Melvin Taylor
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Melvin Taylor

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Music

The best kept secret in music

Press


"One of the Most Exhilarating Blues Guitarist"

One of the most exhilarating blues guitarists to emerge in the past decade...[he}
is more a blues innovator than a purist, mixing jazz chords and rock influences
into his tapestry of electric blues.


__Rolling Stone Magazine

- Rolling Stone Magazine


"A Blues Guitarist Takes Off"

Greenwich House, where the young Chicago-based blues guitarist Melvin Taylor performed to a full house on Saturday night at a concert produced by Jazztrack, takes some work to be transformed into a roadhouse. Mr. Taylor did it in a few minutes at most; standing still most of the time and looking a bit like an off-duty accountant, he turned the audience into a shouting crowd who'd cheer his every solo and give him a standing ovation when he deserved it.

And he deserved it: a volcanic guitarist, his every solo was an explosion of high-speed playing interrupted by bent, wailing and painful notes. Mixing the grind and distortion of the guitarist Son Seals with the wild, scattered exuberance of the guitarist Buddy Guy, Mr. Taylor attacked notes from all directions, from above to make one seem crestfallen or from below to make one take off. Long flurries segued quickly into metallic slipping and sliding until he'd abruptly stop. And Mr. Taylor knows his music as well; jazz ideas would mingle with urban blues. He'd push the harmony into places it didn't naturally want to go, and he'd effortlessly add chord substitutions to the blues.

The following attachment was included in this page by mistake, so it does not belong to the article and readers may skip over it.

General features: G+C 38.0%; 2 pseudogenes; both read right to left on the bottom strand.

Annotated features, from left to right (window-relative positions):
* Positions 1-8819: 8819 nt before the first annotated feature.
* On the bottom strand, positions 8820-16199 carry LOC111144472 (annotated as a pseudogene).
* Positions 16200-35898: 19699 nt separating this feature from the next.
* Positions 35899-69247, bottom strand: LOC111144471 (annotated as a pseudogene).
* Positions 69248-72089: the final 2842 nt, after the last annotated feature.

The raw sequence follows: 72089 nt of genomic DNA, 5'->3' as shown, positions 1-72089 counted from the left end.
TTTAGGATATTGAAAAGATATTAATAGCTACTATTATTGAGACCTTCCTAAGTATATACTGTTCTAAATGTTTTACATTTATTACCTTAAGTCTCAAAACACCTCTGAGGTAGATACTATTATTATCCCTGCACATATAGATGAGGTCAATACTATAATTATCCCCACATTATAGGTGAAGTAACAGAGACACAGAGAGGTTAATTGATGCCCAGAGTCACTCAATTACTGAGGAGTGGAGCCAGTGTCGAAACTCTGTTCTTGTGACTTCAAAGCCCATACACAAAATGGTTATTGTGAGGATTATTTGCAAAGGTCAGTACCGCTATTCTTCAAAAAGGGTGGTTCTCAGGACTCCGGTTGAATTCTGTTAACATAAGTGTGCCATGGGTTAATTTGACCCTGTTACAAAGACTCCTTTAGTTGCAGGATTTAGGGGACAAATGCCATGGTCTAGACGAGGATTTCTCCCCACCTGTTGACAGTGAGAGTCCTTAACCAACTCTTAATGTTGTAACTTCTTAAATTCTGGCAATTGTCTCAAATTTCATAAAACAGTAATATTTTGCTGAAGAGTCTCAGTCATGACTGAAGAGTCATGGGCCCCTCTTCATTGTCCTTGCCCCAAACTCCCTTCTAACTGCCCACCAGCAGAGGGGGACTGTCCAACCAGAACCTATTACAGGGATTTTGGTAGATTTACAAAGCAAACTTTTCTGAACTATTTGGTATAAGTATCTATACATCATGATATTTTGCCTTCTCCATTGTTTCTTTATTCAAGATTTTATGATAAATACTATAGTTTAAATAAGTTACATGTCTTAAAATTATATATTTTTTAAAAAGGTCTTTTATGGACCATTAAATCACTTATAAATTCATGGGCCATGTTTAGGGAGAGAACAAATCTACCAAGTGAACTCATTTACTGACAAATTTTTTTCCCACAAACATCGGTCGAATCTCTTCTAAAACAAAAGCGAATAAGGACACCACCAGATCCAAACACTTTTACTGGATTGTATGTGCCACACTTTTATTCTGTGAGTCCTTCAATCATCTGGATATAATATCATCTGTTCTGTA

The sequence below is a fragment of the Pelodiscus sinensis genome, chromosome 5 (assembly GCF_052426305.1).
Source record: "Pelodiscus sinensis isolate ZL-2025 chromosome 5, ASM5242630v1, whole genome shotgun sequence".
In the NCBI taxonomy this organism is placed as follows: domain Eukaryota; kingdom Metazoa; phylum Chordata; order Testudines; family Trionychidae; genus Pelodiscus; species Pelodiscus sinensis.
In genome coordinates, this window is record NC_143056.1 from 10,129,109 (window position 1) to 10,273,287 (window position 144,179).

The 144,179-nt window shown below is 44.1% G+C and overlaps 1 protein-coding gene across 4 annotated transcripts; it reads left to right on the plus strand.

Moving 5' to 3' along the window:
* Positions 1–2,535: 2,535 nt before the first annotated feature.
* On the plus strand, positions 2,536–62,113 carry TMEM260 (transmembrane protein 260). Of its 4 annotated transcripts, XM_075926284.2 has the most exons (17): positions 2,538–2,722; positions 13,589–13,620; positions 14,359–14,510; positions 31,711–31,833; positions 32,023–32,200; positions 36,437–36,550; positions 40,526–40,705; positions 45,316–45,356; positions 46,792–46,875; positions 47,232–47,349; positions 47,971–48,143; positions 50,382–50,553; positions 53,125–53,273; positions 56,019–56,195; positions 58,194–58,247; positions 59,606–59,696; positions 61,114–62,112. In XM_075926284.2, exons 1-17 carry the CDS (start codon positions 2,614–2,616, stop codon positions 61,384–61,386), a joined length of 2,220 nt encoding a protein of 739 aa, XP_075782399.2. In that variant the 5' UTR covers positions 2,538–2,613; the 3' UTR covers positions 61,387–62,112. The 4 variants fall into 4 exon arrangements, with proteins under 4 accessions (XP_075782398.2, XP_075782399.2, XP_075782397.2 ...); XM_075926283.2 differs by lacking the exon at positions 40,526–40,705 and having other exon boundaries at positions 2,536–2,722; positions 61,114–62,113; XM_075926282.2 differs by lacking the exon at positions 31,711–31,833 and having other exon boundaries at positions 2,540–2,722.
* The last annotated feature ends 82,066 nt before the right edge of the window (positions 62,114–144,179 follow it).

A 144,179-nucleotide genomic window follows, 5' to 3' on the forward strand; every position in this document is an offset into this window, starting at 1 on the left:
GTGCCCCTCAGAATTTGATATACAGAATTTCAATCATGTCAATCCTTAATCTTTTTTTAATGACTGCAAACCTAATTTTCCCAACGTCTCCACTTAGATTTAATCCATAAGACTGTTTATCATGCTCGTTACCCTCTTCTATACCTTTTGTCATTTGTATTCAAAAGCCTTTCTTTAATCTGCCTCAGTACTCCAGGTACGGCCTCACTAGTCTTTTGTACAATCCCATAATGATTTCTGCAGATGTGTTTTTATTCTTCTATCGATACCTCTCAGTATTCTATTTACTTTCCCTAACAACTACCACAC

The audience loved it all. Backed by a five-piece band - including the jazz musicans Dewey Redman and Byard Lancaster on saxophones and Stanton Davis on trumpet - Mr. Taylor would sing a few choruses in a dusky, hoarse voice, then let rip with his guitar. The horn section, filling out the sound, would shout back. But the night was won by Mr. Taylor and his virtuosity, the sort of virtuosity that drags an audience into a world of risks and chance and excitement.

By PETER WATROUS

- New York Times


"Taylor's Arsenal Consists of Blinding Speed"

Taylor's arsenal consists of blinding speed, a feverish wah-wah pedal, a range
of tones that leaps from groans to squeals, and notes bent so dramatically that
his guitar sounds like it's retching. Taylor succeeds because he's a virtuoso who
pushes the limits of his own skills.
__Living Blues Magazine

- Living Blues Magazine


"Taylor Throws Off Incredibly Intricate runs"

Taylor throws off incredibly intricate runs and wrings impossible textures and
tones out his of hollow-body with a casualness that belies his virtuosity.

__Knight Ridder Papers
- Knight Ridder Papers


"Taylor's Weapons Are His Dizzying Speed"

Taylor's weapons are his dizzying speed, his sweeping runs, his wildman abandon
and his trusty wah-wah pedal. He stuns with both.

__Jazz Times
- Jazz Times


Discography

1982 Blues On The Run
1984 Plays The Blues For You
1995 Melvin Taylor And The Slack Band
1997 Dirty Pool
2000 Bang That Bell
2002 Rendezvous With The Blues

Photos

Feeling a bit camera shy

Bio

Melvin Taylor is a star in Europe, but it may take some time for U.S. audiences to catch